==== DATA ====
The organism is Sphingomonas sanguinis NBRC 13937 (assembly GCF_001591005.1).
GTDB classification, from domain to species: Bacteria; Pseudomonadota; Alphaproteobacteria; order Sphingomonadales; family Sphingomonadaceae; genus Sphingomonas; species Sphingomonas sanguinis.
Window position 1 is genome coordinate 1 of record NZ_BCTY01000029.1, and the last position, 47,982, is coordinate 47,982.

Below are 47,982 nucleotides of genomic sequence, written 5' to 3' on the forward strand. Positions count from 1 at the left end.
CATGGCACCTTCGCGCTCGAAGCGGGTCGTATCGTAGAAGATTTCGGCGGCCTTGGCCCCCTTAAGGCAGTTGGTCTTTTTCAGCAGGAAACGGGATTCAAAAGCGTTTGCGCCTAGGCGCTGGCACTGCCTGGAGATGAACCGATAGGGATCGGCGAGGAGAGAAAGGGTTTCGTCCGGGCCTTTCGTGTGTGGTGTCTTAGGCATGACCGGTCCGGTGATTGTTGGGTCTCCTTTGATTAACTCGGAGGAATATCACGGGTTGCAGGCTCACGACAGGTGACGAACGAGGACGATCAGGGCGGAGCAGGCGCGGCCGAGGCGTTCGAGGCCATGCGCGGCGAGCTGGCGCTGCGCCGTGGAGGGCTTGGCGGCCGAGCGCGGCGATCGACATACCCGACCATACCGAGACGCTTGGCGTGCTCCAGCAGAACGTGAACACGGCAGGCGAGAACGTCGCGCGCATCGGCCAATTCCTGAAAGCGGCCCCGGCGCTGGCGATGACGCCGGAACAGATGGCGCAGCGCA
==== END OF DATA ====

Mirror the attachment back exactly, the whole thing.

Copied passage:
The organism is Sphingomonas sanguinis NBRC 13937 (assembly GCF_001591005.1).
GTDB classification, from domain to species: Bacteria; Pseudomonadota; Alphaproteobacteria; order Sphingomonadales; family Sphingomonadaceae; genus Sphingomonas; species Sphingomonas sanguinis.
Window position 1 is genome coordinate 1 of record NZ_BCTY01000029.1, and the last position, 47,982, is coordinate 47,982.

Below are 47,982 nucleotides of genomic sequence, written 5' to 3' on the forward strand. Positions count from 1 at the left end.
CATGGCACCTTCGCGCTCGAAGCGGGTCGTATCGTAGAAGATTTCGGCGGCCTTGGCCCCCTTAAGGCAGTTGGTCTTTTTCAGCAGGAAACGGGATTCAAAAGCGTTTGCGCCTAGGCGCTGGCACTGCCTGGAGATGAACCGATAGGGATCGGCGAGGAGAGAAAGGGTTTCGTCCGGGCCTTTCGTGTGTGGTGTCTTAGGCATGACCGGTCCGGTGATTGTTGGGTCTCCTTTGATTAACTCGGAGGAATATCACGGGTTGCAGGCTCACGACAGGTGACGAACGAGGACGATCAGGGCGGAGCAGGCGCGGCCGAGGCGTTCGAGGCCATGCGCGGCGAGCTGGCGCTGCGCCGTGGAGGGCTTGGCGGCCGAGCGCGGCGATCGACATACCCGACCATACCGAGACGCTTGGCGTGCTCCAGCAGAACGTGAACACGGCAGGCGAGAACGTCGCGCGCATCGGCCAATTCCTGAAAGCGGCCCCGGCGCTGGCGATGACGCCGGAACAGATGGCGCAGCGCA